‘We owe those who lost their lives and their families the dignity of the more formal and public recognition the Society has championed.’ – Hon. Peter Garrett

150 members and friends gathered together on 2 and 3 July to remember and honour those who fought, died and risked their lives with the invasion of the New Guinea islands and the sinking of the Montevideo Maru.

We were delighted that Major General John Pearn was able to be with us.  His informative words reflecting on and providing a wider understanding of time and place were enormously appreciated.

Patron of the Rabaul and Montevideo Maru Society, The Hon. Peter Garrett,   enthused everyone present with the energy and commitment he gave with his heartfelt words.

With his close personal connection to the events, Paul Lockyer was a wonderful MC, his anecdotes resonating to the core of all those who know and understand this incredible story.

The wearing of Rev John May’s scarf by Chaplain Catie Inches-Odgers combined with Arthur Gullidge’s beautiful music at the moving ceremony at Duntroon  provided a real connection with the men, transcending the generations and lifting everyone’s spirits. We thank Canberra Legacy’s Southside Laurel Club for the delicious refreshments – and all those who contributed to this memorable day.

See here for the full speech by the Hon. Peter Garrett to the Rabaul and Montevideo Maru Society.

Reflections—On Humanity: Address by Professor John Pearn.

A portfolio of photos from the Anniversary event can be found in the Members’ Area.


The beautiful notes of Arthur Gullidge’s musical compositions played by the Tuggeranong Salvation Army Band filled the chapel. Everyone listening. Everyone quietly admiring the extraordinary gift so short-lived, tragically taken.

Chaplain Catie Inches-Odgers began the poignant Memorial Service on Sunday 3 July 2011 by announcing she was removing her own scarf and replacing it with that of Rev John May. Those present were deeply touched. There was an immediate connection with the men.

She continued with the following words:

John May was Anglican Chaplain to the 2/22nd battalion in Rabaul and then after the war at the Royal Military College, Duntroon, from 1952-55. As a chaplain, his role brought him in contact with all ranks.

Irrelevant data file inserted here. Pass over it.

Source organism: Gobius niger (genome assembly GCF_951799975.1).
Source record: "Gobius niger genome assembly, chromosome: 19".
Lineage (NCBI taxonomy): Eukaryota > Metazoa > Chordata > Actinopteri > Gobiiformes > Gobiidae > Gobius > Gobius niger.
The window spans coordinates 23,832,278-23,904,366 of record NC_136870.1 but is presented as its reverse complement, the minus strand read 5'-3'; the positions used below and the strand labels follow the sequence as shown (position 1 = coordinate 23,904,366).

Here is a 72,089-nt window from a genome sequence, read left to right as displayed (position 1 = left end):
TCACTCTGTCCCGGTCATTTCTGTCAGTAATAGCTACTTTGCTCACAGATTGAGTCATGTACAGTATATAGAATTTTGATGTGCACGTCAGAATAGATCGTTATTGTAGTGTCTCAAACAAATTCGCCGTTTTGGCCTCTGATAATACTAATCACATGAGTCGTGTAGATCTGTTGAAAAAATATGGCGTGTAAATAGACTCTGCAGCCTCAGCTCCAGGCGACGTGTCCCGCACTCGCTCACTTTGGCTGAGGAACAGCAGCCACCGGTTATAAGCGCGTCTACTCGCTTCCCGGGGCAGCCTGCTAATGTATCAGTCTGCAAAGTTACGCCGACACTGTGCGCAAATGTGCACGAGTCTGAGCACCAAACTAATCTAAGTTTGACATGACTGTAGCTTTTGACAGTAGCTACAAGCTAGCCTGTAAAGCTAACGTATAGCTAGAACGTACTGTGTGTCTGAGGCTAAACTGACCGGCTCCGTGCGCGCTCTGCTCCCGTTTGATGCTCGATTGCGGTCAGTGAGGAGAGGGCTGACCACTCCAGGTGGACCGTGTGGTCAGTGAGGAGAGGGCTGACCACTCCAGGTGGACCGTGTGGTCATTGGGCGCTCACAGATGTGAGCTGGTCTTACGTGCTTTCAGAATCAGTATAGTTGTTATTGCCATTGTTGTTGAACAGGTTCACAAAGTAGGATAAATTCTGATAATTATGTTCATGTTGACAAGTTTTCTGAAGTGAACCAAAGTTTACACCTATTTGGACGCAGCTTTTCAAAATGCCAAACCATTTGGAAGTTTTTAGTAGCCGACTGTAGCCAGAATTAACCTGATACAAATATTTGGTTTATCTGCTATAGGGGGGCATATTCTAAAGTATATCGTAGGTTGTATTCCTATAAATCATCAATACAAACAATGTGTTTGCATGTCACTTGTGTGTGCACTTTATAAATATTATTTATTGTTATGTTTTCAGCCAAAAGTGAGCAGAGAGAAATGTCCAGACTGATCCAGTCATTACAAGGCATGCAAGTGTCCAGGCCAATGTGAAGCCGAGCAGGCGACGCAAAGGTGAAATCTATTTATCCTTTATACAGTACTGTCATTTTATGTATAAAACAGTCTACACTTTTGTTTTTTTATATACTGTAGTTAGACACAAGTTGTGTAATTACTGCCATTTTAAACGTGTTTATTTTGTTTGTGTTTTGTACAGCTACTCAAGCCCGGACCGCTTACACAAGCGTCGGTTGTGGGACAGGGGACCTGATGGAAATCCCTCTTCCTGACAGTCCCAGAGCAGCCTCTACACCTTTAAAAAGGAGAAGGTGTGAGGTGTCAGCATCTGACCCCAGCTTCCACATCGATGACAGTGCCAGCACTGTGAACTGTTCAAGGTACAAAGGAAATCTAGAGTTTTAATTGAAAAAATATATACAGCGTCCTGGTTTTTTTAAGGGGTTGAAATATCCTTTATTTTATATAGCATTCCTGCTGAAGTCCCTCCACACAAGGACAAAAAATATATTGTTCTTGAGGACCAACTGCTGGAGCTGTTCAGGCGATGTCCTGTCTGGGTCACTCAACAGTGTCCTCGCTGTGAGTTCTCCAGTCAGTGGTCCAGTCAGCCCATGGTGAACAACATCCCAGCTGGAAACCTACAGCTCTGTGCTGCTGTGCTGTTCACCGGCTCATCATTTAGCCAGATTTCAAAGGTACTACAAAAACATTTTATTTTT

When the main body of men left Malaguna camp to board the Montevideo Maru on 22 June 1942, the officers were prevented from making contact or joining them. They, the nurses and some civilians were shipped to Japan a few weeks later on board the Naruto Maru.

In his memoir from the time, Captain David Hutchinson-Smith wrote:

At about 4 30am we were awakened by unusual activity on the part of the guards. There was shouting and stamping and we could hear the men and civilians moving about and talking. Many of us rose, but when we went to leave the hut, we found light machine guns laid on the doorway at each end and the Japanese made it unmistakeably clear that we were to remain inside. We could see the men and civilians collecting their miserable possessions and discussing the movement. Then they were formed into partied of about 50 men, the sick having to be supported or half carried, and several transported on improvised stretches or old doors.

The actual movement out of the compound did not commence until about 9 am and it was in the interim that Stewart Nottage asked that we be permitted to go with the men, or that, if we had to stay, the men be allowed to remain with us. This request the authorities refused.

John May led prayers through the open side of our hut and read the Psalm for the day, which was singularly appropriate*, and Vic. Turner spoke encouragingly to the members of his flock. We shook hands with the men and a large number of acquaintances, and learned from them in whispers that they expected to go to Hainan. They were re-formed and marched out with cheerful grins and banter; about 1,053 men gong to death. It was not until the August, 1943, that we were to receive a hint of their fate, and not until the war was over of their tragic loss in the Montevideo Maru. This was the first anniversary of the German invasion of Russia – indeed a fateful day.”

[*The psalm of the day was Psalm 107, containing some lines about men who go down to the sea in ships]

A verse that John May frequently used in Rabaul and in Japan when partings were occurring and people were heading off into uncertainty is the first part of a poem entitled God Knows by Minnie Louise Haskins, used by King George VI in his 1939 Christmas message:

And I said to the man who stood at the gate of the year:

“Give me a light that I may tread safely into the unknown.” And he replied: “Go out into the darkness and put your hand into the Hand of God. That shall be to you better than light and safer than a known way.”